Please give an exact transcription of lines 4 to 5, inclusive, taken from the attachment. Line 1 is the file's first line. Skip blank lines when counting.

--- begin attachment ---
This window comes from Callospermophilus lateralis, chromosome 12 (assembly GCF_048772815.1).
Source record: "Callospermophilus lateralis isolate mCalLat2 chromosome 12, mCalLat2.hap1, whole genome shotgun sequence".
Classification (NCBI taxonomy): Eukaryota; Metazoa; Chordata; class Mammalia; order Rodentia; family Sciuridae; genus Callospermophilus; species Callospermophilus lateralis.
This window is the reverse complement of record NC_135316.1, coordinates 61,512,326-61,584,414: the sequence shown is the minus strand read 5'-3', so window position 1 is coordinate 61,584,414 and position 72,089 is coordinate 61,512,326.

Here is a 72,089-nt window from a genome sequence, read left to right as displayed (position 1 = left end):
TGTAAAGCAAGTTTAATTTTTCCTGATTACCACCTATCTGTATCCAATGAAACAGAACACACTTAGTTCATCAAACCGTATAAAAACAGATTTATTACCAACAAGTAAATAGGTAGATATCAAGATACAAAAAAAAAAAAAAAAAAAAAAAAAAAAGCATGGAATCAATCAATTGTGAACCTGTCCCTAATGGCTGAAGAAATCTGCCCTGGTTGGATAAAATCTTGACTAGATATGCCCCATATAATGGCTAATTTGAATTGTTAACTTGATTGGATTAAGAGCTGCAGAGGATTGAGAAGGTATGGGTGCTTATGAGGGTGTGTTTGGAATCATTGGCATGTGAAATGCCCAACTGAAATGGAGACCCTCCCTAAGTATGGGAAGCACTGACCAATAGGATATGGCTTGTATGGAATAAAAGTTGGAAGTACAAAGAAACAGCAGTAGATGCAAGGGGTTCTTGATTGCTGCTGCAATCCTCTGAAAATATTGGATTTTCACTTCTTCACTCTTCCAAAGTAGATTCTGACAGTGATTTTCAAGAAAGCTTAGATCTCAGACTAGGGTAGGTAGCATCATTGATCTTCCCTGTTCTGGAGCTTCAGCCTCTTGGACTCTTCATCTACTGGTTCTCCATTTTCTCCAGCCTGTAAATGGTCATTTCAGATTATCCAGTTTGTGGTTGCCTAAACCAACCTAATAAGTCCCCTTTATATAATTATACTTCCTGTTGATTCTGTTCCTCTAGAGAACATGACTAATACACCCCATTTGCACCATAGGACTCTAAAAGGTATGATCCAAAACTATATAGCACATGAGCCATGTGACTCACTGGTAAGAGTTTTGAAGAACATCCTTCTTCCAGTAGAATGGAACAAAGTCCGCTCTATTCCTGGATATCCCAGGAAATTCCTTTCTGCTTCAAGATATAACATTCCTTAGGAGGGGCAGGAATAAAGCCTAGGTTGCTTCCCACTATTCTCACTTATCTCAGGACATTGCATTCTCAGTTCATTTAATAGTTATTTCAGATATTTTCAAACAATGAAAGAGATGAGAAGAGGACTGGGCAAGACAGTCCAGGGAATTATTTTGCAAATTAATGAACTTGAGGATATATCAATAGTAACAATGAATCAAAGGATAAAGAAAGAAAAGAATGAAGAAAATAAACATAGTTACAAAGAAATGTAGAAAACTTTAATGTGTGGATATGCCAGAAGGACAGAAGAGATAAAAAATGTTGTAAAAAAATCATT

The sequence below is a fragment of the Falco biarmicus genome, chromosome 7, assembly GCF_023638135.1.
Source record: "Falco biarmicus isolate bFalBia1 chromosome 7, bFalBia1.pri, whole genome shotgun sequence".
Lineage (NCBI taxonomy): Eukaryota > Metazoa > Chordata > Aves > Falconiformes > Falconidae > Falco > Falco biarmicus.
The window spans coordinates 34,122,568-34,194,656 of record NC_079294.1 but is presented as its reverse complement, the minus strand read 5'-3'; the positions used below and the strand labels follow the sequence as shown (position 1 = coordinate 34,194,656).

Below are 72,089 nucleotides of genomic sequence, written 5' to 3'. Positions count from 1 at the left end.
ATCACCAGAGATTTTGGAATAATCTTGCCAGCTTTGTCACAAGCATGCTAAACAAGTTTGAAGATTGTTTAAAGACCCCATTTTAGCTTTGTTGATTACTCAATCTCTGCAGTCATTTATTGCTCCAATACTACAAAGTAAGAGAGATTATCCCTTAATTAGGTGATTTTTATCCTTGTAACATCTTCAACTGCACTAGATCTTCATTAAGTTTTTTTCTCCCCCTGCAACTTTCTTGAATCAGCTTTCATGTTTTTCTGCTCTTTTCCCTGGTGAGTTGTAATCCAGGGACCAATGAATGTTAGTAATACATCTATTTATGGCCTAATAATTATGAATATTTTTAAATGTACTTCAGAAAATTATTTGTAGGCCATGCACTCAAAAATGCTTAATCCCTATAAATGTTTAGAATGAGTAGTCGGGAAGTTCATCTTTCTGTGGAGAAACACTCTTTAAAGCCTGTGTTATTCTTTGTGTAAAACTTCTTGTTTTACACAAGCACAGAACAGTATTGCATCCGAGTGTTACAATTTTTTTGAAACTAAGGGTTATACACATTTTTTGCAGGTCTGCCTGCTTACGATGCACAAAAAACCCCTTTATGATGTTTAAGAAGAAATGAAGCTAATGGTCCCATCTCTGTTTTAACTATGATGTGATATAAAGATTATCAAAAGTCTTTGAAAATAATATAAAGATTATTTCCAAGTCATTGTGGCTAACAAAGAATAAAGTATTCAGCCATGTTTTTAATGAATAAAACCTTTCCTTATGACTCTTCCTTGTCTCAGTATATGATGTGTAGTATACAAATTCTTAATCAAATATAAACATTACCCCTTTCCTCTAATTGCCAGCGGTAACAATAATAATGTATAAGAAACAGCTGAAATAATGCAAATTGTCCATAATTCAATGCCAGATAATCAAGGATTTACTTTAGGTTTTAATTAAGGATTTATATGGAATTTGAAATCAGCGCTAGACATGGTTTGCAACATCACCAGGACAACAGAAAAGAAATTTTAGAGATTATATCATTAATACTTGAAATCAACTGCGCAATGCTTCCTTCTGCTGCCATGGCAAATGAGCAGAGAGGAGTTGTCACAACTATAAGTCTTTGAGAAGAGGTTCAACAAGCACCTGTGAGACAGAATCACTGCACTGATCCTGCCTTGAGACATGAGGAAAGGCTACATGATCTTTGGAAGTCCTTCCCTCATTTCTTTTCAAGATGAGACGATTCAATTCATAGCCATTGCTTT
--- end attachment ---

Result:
This window is the reverse complement of record NC_135316.1, coordinates 61,512,326-61,584,414: the sequence shown is the minus strand read 5'-3', so window position 1 is coordinate 61,584,414 and position 72,089 is coordinate 61,512,326.

Here is a 72,089-nt window from a genome sequence, read left to right as displayed (position 1 = left end):